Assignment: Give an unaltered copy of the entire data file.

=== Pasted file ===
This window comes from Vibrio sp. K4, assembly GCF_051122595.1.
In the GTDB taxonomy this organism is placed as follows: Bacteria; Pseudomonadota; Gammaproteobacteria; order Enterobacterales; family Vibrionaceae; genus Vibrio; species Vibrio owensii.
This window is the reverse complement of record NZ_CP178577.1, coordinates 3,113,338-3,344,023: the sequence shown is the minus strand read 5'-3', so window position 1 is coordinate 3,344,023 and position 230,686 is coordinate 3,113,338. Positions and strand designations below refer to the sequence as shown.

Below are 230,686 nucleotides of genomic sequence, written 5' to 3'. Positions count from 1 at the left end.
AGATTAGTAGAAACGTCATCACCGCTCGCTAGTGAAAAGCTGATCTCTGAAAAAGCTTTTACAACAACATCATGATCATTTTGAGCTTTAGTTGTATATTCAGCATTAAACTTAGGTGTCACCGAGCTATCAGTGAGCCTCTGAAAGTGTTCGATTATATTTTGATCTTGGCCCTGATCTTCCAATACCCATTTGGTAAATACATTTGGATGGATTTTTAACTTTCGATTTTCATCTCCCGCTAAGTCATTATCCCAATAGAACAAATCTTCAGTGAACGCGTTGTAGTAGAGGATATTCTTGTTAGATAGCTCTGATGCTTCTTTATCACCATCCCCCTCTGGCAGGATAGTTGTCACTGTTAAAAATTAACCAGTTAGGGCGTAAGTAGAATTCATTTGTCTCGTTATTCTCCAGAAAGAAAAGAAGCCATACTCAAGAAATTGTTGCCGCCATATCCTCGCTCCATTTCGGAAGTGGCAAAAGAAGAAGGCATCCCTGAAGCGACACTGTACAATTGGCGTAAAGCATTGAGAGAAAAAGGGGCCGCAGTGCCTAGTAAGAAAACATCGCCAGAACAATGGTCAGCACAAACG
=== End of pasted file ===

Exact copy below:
This window comes from Vibrio sp. K4, assembly GCF_051122595.1.
In the GTDB taxonomy this organism is placed as follows: Bacteria; Pseudomonadota; Gammaproteobacteria; order Enterobacterales; family Vibrionaceae; genus Vibrio; species Vibrio owensii.
This window is the reverse complement of record NZ_CP178577.1, coordinates 3,113,338-3,344,023: the sequence shown is the minus strand read 5'-3', so window position 1 is coordinate 3,344,023 and position 230,686 is coordinate 3,113,338. Positions and strand designations below refer to the sequence as shown.

Below are 230,686 nucleotides of genomic sequence, written 5' to 3'. Positions count from 1 at the left end.
AGATTAGTAGAAACGTCATCACCGCTCGCTAGTGAAAAGCTGATCTCTGAAAAAGCTTTTACAACAACATCATGATCATTTTGAGCTTTAGTTGTATATTCAGCATTAAACTTAGGTGTCACCGAGCTATCAGTGAGCCTCTGAAAGTGTTCGATTATATTTTGATCTTGGCCCTGATCTTCCAATACCCATTTGGTAAATACATTTGGATGGATTTTTAACTTTCGATTTTCATCTCCCGCTAAGTCATTATCCCAATAGAACAAATCTTCAGTGAACGCGTTGTAGTAGAGGATATTCTTGTTAGATAGCTCTGATGCTTCTTTATCACCATCCCCCTCTGGCAGGATAGTTGTCACTGTTAAAAATTAACCAGTTAGGGCGTAAGTAGAATTCATTTGTCTCGTTATTCTCCAGAAAGAAAAGAAGCCATACTCAAGAAATTGTTGCCGCCATATCCTCGCTCCATTTCGGAAGTGGCAAAAGAAGAAGGCATCCCTGAAGCGACACTGTACAATTGGCGTAAAGCATTGAGAGAAAAAGGGGCCGCAGTGCCTAGTAAGAAAACATCGCCAGAACAATGGTCAGCACAAACG